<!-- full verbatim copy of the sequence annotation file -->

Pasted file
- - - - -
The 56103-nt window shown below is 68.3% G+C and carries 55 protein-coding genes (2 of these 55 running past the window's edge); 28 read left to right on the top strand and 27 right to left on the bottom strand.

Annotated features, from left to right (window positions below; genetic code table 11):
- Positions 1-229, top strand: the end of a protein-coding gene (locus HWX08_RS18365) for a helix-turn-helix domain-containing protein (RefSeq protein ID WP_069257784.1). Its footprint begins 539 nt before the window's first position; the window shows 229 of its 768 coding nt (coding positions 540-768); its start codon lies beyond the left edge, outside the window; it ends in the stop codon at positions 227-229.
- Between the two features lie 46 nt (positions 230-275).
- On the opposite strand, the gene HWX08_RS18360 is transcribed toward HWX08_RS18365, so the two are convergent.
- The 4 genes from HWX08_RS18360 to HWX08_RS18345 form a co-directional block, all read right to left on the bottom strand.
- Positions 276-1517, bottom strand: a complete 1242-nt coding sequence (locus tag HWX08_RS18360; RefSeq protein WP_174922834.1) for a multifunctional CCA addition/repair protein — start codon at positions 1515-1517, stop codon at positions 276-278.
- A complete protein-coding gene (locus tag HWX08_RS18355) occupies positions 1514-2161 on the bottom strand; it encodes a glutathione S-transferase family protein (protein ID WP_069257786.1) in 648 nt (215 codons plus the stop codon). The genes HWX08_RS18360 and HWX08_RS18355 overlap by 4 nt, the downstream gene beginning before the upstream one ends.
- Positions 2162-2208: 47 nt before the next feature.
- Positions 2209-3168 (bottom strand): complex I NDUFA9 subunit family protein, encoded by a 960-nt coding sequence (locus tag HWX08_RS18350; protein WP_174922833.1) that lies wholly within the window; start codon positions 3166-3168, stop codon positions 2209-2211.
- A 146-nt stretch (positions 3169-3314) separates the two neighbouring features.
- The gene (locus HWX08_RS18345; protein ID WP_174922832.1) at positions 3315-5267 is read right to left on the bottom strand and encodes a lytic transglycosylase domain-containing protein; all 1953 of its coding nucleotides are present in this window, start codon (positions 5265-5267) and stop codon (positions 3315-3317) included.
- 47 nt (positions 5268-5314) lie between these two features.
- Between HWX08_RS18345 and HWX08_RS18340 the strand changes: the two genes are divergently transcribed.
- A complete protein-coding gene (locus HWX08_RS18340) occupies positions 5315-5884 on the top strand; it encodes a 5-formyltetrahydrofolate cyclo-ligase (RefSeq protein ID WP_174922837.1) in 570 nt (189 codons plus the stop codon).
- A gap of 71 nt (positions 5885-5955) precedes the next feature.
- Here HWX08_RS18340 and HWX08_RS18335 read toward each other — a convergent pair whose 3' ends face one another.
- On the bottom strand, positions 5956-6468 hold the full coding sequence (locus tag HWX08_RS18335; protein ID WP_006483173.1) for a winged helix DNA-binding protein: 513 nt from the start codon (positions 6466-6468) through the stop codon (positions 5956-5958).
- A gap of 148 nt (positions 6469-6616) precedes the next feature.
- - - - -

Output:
The 56103-nt window shown below is 68.3% G+C and carries 55 protein-coding genes (2 of these 55 running past the window's edge); 28 read left to right on the top strand and 27 right to left on the bottom strand.

Annotated features, from left to right (window positions below; genetic code table 11):
- Positions 1-229, top strand: the end of a protein-coding gene (locus HWX08_RS18365) for a helix-turn-helix domain-containing protein (RefSeq protein ID WP_069257784.1). Its footprint begins 539 nt before the window's first position; the window shows 229 of its 768 coding nt (coding positions 540-768); its start codon lies beyond the left edge, outside the window; it ends in the stop codon at positions 227-229.
- Between the two features lie 46 nt (positions 230-275).
- On the opposite strand, the gene HWX08_RS18360 is transcribed toward HWX08_RS18365, so the two are convergent.
- The 4 genes from HWX08_RS18360 to HWX08_RS18345 form a co-directional block, all read right to left on the bottom strand.
- Positions 276-1517, bottom strand: a complete 1242-nt coding sequence (locus tag HWX08_RS18360; RefSeq protein WP_174922834.1) for a multifunctional CCA addition/repair protein — start codon at positions 1515-1517, stop codon at positions 276-278.
- A complete protein-coding gene (locus tag HWX08_RS18355) occupies positions 1514-2161 on the bottom strand; it encodes a glutathione S-transferase family protein (protein ID WP_069257786.1) in 648 nt (215 codons plus the stop codon). The genes HWX08_RS18360 and HWX08_RS18355 overlap by 4 nt, the downstream gene beginning before the upstream one ends.
- Positions 2162-2208: 47 nt before the next feature.
- Positions 2209-3168 (bottom strand): complex I NDUFA9 subunit family protein, encoded by a 960-nt coding sequence (locus tag HWX08_RS18350; protein WP_174922833.1) that lies wholly within the window; start codon positions 3166-3168, stop codon positions 2209-2211.
- A 146-nt stretch (positions 3169-3314) separates the two neighbouring features.
- The gene (locus HWX08_RS18345; protein ID WP_174922832.1) at positions 3315-5267 is read right to left on the bottom strand and encodes a lytic transglycosylase domain-containing protein; all 1953 of its coding nucleotides are present in this window, start codon (positions 5265-5267) and stop codon (positions 3315-3317) included.
- 47 nt (positions 5268-5314) lie between these two features.
- Between HWX08_RS18345 and HWX08_RS18340 the strand changes: the two genes are divergently transcribed.
- A complete protein-coding gene (locus HWX08_RS18340) occupies positions 5315-5884 on the top strand; it encodes a 5-formyltetrahydrofolate cyclo-ligase (RefSeq protein ID WP_174922837.1) in 570 nt (189 codons plus the stop codon).
- A gap of 71 nt (positions 5885-5955) precedes the next feature.
- Here HWX08_RS18340 and HWX08_RS18335 read toward each other — a convergent pair whose 3' ends face one another.
- On the bottom strand, positions 5956-6468 hold the full coding sequence (locus tag HWX08_RS18335; protein ID WP_006483173.1) for a winged helix DNA-binding protein: 513 nt from the start codon (positions 6466-6468) through the stop codon (positions 5956-5958).
- A gap of 148 nt (positions 6469-6616) precedes the next feature.